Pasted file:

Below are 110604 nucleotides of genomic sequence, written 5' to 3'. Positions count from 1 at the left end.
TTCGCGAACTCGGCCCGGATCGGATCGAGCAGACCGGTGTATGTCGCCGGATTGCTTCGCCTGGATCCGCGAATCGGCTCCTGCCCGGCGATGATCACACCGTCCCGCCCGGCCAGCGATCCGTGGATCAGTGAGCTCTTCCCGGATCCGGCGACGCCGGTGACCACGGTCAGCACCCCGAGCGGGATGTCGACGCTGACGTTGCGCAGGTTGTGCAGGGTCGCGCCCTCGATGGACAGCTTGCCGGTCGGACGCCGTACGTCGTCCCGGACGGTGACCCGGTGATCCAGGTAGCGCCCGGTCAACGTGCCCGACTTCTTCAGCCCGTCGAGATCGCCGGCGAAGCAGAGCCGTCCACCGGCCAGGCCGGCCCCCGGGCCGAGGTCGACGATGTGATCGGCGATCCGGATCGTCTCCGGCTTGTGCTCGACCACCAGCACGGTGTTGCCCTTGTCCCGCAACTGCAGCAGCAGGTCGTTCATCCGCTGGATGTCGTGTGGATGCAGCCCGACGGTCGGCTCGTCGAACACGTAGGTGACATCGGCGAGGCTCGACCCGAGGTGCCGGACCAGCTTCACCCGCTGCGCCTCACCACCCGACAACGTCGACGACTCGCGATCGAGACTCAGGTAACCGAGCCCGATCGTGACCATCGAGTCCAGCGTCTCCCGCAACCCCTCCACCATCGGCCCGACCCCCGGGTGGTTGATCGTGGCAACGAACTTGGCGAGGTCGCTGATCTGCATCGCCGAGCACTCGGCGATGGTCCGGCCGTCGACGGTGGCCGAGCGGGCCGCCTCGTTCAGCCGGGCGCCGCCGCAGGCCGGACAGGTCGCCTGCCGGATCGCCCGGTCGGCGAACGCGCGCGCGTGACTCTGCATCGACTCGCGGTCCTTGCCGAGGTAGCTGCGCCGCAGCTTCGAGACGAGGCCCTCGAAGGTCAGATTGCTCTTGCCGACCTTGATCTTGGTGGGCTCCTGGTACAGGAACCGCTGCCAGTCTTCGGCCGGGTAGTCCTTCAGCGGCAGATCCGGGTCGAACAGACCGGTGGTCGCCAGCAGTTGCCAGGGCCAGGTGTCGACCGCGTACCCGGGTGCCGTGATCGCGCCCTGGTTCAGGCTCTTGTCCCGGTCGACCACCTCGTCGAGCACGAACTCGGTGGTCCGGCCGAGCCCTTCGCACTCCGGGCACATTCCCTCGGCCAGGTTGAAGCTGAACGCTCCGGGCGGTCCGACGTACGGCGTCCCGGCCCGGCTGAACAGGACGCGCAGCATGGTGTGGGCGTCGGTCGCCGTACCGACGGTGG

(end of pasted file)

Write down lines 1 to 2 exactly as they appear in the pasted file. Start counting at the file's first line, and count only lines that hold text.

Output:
Below are 110604 nucleotides of genomic sequence, written 5' to 3'. Positions count from 1 at the left end.
TTCGCGAACTCGGCCCGGATCGGATCGAGCAGACCGGTGTATGTCGCCGGATTGCTTCGCCTGGATCCGCGAATCGGCTCCTGCCCGGCGATGATCACACCGTCCCGCCCGGCCAGCGATCCGTGGATCAGTGAGCTCTTCCCGGATCCGGCGACGCCGGTGACCACGGTCAGCACCCCGAGCGGGATGTCGACGCTGACGTTGCGCAGGTTGTGCAGGGTCGCGCCCTCGATGGACAGCTTGCCGGTCGGACGCCGTACGTCGTCCCGGACGGTGACCCGGTGATCCAGGTAGCGCCCGGTCAACGTGCCCGACTTCTTCAGCCCGTCGAGATCGCCGGCGAAGCAGAGCCGTCCACCGGCCAGGCCGGCCCCCGGGCCGAGGTCGACGATGTGATCGGCGATCCGGATCGTCTCCGGCTTGTGCTCGACCACCAGCACGGTGTTGCCCTTGTCCCGCAACTGCAGCAGCAGGTCGTTCATCCGCTGGATGTCGTGTGGATGCAGCCCGACGGTCGGCTCGTCGAACACGTAGGTGACATCGGCGAGGCTCGACCCGAGGTGCCGGACCAGCTTCACCCGCTGCGCCTCACCACCCGACAACGTCGACGACTCGCGATCGAGACTCAGGTAACCGAGCCCGATCGTGACCATCGAGTCCAGCGTCTCCCGCAACCCCTCCACCATCGGCCCGACCCCCGGGTGGTTGATCGTGGCAACGAACTTGGCGAGGTCGCTGATCTGCATCGCCGAGCACTCGGCGATGGTCCGGCCGTCGACGGTGGCCGAGCGGGCCGCCTCGTTCAGCCGGGCGCCGCCGCAGGCCGGACAGGTCGCCTGCCGGATCGCCCGGTCGGCGAACGCGCGCGCGTGACTCTGCATCGACTCGCGGTCCTTGCCGAGGTAGCTGCGCCGCAGCTTCGAGACGAGGCCCTCGAAGGTCAGATTGCTCTTGCCGACCTTGATCTTGGTGGGCTCCTGGTACAGGAACCGCTGCCAGTCTTCGGCCGGGTAGTCCTTCAGCGGCAGATCCGGGTCGAACAGACCGGTGGTCGCCAGCAGTTGCCAGGGCCAGGTGTCGACCGCGTACCCGGGTGCCGTGATCGCGCCCTGGTTCAGGCTCTTGTCCCGGTCGACCACCTCGTCGAGCACGAACTCGGTGGTCCGGCCGAGCCCTTCGCACTCCGGGCACATTCCCTCGGCCAGGTTGAAGCTGAACGCTCCGGGCGGTCCGACGTACGGCGTCCCGGCCCGGCTGAACAGGACGCGCAGCATGGTGTGGGCGTCGGTCGCCGTACCGACGGTGG